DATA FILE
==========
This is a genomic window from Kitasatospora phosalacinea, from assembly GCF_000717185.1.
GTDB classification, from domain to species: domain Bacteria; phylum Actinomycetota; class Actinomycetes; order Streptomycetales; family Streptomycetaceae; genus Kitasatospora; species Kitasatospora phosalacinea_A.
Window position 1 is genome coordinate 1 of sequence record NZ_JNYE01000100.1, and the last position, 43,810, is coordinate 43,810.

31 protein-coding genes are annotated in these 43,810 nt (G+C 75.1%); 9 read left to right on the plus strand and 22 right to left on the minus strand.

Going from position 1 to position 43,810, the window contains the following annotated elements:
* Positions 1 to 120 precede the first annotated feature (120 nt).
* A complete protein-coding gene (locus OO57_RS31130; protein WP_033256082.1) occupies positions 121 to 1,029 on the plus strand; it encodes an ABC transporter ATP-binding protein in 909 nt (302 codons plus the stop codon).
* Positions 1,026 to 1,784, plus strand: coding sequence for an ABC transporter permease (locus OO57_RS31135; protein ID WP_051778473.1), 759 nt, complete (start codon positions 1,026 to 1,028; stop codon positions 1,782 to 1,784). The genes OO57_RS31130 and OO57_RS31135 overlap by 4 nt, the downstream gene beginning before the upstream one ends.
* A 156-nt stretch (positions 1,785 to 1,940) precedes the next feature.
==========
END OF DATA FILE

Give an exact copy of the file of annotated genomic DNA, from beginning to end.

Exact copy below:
This is a genomic window from Kitasatospora phosalacinea, from assembly GCF_000717185.1.
GTDB classification, from domain to species: domain Bacteria; phylum Actinomycetota; class Actinomycetes; order Streptomycetales; family Streptomycetaceae; genus Kitasatospora; species Kitasatospora phosalacinea_A.
Window position 1 is genome coordinate 1 of sequence record NZ_JNYE01000100.1, and the last position, 43,810, is coordinate 43,810.

31 protein-coding genes are annotated in these 43,810 nt (G+C 75.1%); 9 read left to right on the plus strand and 22 right to left on the minus strand.

Going from position 1 to position 43,810, the window contains the following annotated elements:
* Positions 1 to 120 precede the first annotated feature (120 nt).
* A complete protein-coding gene (locus OO57_RS31130; protein WP_033256082.1) occupies positions 121 to 1,029 on the plus strand; it encodes an ABC transporter ATP-binding protein in 909 nt (302 codons plus the stop codon).
* Positions 1,026 to 1,784, plus strand: coding sequence for an ABC transporter permease (locus OO57_RS31135; protein ID WP_051778473.1), 759 nt, complete (start codon positions 1,026 to 1,028; stop codon positions 1,782 to 1,784). The genes OO57_RS31130 and OO57_RS31135 overlap by 4 nt, the downstream gene beginning before the upstream one ends.
* A 156-nt stretch (positions 1,785 to 1,940) precedes the next feature.